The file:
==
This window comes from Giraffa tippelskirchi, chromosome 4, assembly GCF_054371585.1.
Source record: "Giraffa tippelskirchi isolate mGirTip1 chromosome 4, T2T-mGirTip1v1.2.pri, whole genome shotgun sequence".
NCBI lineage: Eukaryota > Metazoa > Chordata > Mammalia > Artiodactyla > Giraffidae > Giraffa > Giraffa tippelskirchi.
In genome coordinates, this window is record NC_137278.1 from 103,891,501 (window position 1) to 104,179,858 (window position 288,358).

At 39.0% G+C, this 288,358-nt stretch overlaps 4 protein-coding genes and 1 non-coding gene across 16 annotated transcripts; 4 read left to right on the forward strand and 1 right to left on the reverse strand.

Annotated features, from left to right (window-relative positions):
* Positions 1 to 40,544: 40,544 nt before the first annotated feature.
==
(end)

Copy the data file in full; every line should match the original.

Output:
This window comes from Giraffa tippelskirchi, chromosome 4, assembly GCF_054371585.1.
Source record: "Giraffa tippelskirchi isolate mGirTip1 chromosome 4, T2T-mGirTip1v1.2.pri, whole genome shotgun sequence".
NCBI lineage: Eukaryota > Metazoa > Chordata > Mammalia > Artiodactyla > Giraffidae > Giraffa > Giraffa tippelskirchi.
In genome coordinates, this window is record NC_137278.1 from 103,891,501 (window position 1) to 104,179,858 (window position 288,358).

At 39.0% G+C, this 288,358-nt stretch overlaps 4 protein-coding genes and 1 non-coding gene across 16 annotated transcripts; 4 read left to right on the forward strand and 1 right to left on the reverse strand.

Annotated features, from left to right (window-relative positions):
* Positions 1 to 40,544: 40,544 nt before the first annotated feature.